We launched our first women's product called dress pant yoga pants
and that product really took off we sold through several batches.
We you know, exceeded the crowdfunding limits
and all that good stuff and the products just completely went viral
and really turned our business around and change the trajectory.
Victory of the business for the entire future of the company.
So we're even as little as like five years ago.
We were predominantly male store.
We're currently, you know, 99.9 percent of our business is from women
primarily through this product of dress pant yoga pants.
So the company has changed quite a bit in recent years to really focus on dress pant yoga pants dark
It has a cult following women really love it,
you know as I mentioned before Kind of the company started as this crowdfunding model.
That is something that we still do today.
Our design team is in direct contact with our customers on an ongoing basis to know.
What should we design next?
What colors of dress pant yoga pants should we release
what different style ways should we release
and we're releasing Now new ideas every single week
and culminating on Fridays with a live show where we actually launched new
products live on the website in a live video stream.
Not all companies stay on track
and on plan seeing a window of opportunity beta brand shifted their whole product from a menswear
brand prohibiting from a menswear business to a woman's wear business.
That was something that was a really interesting pivotal point in the company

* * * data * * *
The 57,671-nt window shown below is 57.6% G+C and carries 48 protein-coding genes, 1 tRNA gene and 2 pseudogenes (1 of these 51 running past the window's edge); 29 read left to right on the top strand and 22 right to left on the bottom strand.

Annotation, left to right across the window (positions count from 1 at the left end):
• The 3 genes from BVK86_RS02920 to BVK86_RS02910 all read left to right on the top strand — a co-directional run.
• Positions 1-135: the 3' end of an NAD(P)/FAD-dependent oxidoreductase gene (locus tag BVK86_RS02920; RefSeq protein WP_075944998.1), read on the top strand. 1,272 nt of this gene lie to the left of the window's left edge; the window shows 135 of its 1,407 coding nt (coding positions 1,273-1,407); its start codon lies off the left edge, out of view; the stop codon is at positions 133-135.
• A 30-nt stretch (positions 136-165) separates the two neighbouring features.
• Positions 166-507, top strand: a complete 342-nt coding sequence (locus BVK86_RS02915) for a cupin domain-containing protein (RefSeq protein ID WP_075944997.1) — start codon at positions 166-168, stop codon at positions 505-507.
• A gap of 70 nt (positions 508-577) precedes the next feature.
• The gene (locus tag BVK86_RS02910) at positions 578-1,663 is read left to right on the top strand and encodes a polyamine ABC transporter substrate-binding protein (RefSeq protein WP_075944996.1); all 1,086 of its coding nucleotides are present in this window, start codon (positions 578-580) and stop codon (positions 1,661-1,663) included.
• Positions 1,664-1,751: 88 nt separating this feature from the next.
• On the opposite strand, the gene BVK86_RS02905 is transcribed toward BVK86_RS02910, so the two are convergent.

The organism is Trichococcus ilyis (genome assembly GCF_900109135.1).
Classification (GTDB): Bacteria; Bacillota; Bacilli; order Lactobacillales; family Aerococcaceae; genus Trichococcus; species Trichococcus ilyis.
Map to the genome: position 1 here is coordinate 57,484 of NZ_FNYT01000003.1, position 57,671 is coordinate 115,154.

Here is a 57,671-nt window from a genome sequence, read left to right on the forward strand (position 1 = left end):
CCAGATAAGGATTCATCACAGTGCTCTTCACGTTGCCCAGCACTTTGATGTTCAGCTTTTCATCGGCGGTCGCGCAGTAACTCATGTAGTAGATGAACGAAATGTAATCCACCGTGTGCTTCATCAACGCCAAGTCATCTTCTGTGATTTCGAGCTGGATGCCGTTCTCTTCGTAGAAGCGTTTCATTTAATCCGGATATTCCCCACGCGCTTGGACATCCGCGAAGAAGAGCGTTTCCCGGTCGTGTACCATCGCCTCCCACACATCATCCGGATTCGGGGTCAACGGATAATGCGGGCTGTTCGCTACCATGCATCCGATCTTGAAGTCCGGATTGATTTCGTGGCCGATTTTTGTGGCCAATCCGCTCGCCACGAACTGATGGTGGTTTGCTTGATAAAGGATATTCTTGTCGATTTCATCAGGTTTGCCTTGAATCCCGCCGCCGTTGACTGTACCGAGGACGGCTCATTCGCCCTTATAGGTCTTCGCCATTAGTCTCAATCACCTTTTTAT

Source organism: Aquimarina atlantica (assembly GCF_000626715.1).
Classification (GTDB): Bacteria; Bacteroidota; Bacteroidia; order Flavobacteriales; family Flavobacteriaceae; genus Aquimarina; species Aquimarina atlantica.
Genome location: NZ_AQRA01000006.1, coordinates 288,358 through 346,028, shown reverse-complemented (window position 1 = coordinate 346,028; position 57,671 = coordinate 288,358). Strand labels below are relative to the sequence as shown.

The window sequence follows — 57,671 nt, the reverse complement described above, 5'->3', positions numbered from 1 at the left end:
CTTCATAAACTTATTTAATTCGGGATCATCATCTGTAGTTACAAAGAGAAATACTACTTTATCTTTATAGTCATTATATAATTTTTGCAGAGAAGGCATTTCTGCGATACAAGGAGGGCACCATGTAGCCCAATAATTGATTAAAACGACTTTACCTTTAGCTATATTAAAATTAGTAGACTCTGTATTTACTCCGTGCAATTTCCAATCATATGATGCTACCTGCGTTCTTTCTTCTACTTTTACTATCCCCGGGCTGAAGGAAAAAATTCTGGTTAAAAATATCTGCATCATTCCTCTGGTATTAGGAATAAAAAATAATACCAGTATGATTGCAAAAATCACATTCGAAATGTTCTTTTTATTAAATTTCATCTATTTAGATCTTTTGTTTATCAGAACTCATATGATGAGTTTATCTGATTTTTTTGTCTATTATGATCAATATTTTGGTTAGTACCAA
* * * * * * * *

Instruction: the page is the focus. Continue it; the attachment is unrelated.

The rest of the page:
and when it came down to it,
you know, we are an incredibly data driven company.
So when I talk about things like crowdfunding
and crowdsourcing ideas and polling our customers were,
you know, aggregating a lot of different data points around our customers and what they want.
Aunt so we're constantly kind of leveraging that data to make decisions to the business
and as it relates to you know,
being a venture backed, you know, startup mode retailer that's direct-to-consumer.
We're constantly in growth mode.
So when you know when we're looking at the kpi is of our business
and what's going to get us to meet our aggressive growth goals that we have laid out.
We need to chase whatever is the most efficient and what we saw in our data.
Was that you know by doubling down on dress pant yoga pants,
we were able to not only like sell more units
but by doubling down on that
as a product category and really driving a plethora of style
ways extended sizing colors all the bells
and whistles of a singular product.
We were able to also drive up our lifetime value of our customers.
So we were able to acquire customers more efficiently through this product,
but also get them hooked on.
Us as a brand because we were able to offer them follow on products to their initial purchase
Bates brand actually has roots in crowdsourcing the founders friends
and family with the first to fund its products.
We have kind of an interesting origin story our founder Chris lindland,
he came up with this product idea called quarter rounds
and the concept of these pants were corduroy pants,
but instead of the Corduroy Stripes,
I guess going up and And they would go like horizontally around
and he kind of like made up the silly product
and a bunch of his like friends and acquaintances were like that's actually really cool.
I want those so he made a prototype
and he worked with some local like production people here in San Francisco
and made the pants and I as he was kind of starting this like this was before Kickstarter.
So as he was, Kind of like launching this product before Kickstarter.
He you know, he needed to kind of take payment from people like upfront.
So he developed like a newsletter
and he would kind of he would Source feedback throughout the process from this,
you know, pretty, you know, smallish list of friends and acquaintances for this product.
So that's kind of like how the company got started
and that's kind of the idea of crowdsourcing
and crowdfunding like within the business like it was kind of like,
okay. Well now, This one product that kind of had some virality to it.